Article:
John B. Hawley

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For other uses, see John Hawley (footballer)
John B. Hawley

John Baldwin Hawley (February 9, 1831 - May 24, 1895) was a U.S. Representative from Illinois.


Born in Hawleyville, Connecticut, Hawley moved with his parents to Carthage, Illinois, in 1833. He attended the public schools and Jacksonville College, Jacksonville, Illinois. He studied law. He was admitted to the bar in 1854 and commenced practice at Rock Island, Illinois.

Hawley was elected State's attorney in 1856 and served four years. Enlisted in the Union Army during the Civil War and served as captain of Company H, Forty-fifth Regiment, Illinois Volunteer Infantry. He was appointed postmaster of Rock Island, Illinois, in 1865, and was removed the year following by President Johnson.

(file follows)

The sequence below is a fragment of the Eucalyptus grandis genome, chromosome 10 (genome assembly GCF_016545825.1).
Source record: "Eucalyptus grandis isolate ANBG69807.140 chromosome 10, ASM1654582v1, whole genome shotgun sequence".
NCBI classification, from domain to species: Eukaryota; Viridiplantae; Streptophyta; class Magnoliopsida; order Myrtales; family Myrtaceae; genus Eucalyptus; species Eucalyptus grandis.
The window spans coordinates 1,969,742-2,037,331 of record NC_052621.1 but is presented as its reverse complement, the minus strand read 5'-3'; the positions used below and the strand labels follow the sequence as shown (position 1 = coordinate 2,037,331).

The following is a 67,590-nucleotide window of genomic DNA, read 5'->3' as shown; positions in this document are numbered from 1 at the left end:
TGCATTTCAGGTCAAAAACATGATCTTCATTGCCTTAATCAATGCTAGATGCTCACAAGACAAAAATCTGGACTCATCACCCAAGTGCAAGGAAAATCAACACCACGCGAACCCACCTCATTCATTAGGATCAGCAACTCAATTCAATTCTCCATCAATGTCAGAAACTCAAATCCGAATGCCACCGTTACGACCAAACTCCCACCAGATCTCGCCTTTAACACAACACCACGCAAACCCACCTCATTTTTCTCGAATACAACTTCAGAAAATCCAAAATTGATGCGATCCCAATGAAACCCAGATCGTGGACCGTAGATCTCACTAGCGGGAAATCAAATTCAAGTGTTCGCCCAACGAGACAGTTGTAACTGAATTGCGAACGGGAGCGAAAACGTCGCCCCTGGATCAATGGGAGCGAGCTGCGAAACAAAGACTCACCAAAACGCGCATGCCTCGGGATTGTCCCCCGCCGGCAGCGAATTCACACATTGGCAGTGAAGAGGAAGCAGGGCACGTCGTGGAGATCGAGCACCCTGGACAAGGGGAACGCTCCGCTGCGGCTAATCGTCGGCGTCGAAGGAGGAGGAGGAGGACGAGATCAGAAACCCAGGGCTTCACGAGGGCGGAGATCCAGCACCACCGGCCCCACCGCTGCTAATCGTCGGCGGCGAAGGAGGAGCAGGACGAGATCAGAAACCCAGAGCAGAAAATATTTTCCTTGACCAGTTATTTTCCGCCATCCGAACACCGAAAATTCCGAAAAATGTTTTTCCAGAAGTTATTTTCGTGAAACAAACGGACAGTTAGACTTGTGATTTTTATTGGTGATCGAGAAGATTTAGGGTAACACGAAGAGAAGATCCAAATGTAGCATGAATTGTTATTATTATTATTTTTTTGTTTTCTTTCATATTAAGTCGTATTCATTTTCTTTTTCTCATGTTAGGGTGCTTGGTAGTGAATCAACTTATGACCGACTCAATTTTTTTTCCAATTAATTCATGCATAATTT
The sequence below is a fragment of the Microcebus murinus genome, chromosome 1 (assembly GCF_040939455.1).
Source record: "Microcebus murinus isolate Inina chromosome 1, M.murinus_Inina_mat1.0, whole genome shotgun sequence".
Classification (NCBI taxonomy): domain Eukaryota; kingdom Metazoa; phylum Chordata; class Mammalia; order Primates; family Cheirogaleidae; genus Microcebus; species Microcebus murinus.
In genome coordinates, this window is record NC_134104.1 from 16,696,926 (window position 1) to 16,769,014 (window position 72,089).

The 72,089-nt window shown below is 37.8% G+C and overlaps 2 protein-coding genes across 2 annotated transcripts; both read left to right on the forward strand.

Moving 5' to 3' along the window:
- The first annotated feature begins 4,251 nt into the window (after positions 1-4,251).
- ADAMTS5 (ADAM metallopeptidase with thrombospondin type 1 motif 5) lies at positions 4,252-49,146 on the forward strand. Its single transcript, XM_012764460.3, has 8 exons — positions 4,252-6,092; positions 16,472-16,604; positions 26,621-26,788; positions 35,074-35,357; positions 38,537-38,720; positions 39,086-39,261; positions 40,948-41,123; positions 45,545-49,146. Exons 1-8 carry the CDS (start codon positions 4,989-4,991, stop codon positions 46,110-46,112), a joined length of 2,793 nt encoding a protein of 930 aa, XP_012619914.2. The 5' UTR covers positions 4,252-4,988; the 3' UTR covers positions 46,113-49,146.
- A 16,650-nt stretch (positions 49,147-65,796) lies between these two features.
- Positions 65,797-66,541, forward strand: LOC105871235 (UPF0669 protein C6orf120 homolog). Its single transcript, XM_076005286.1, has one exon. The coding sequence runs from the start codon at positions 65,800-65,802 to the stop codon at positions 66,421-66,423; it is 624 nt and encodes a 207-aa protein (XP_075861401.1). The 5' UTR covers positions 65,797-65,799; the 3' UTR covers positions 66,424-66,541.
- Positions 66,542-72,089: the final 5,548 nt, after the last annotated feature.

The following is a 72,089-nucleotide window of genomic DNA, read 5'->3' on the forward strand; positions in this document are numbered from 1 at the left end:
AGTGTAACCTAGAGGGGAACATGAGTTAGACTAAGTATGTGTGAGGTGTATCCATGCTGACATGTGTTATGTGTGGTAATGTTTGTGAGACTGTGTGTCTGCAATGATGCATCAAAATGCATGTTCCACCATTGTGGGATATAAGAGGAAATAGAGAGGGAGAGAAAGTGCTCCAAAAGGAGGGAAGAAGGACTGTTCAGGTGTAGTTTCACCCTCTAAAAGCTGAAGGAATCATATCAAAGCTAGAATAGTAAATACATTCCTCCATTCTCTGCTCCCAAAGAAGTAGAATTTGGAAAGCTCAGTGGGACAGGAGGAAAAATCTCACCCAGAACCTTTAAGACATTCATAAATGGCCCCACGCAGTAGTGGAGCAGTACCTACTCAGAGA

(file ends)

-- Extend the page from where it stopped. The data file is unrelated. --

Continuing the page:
Hawley was elected as a Republican to the Forty-first, Forty-second, and Forty-third Congresses (March 4, 1869-March 3, 1875). He served as chairman of the Committee on Expenditures on Public Buildings (Forty-second Congress), Committee on Claims (Forty-third Congress). He was an unsuccessful candidate for renomination in 1874. Assistant Secretary of the Treasury from December 6, 1877, until April 1880, when he resigned. He moved to Chicago, Illinois, in 1880 and resumed the practice of law. He moved to Omaha, Nebraska, in 1886. He served as general attorney for the western branches of the Northwestern Railroad Co.. He died at Hot Springs, S.Dak., May 24, 1895. He was interred in Prospect Hill Cemetery, Omaha, Nebraska.


 This article incorporates public domain material from websites or documents of the Biographical Directory of the United States Congress.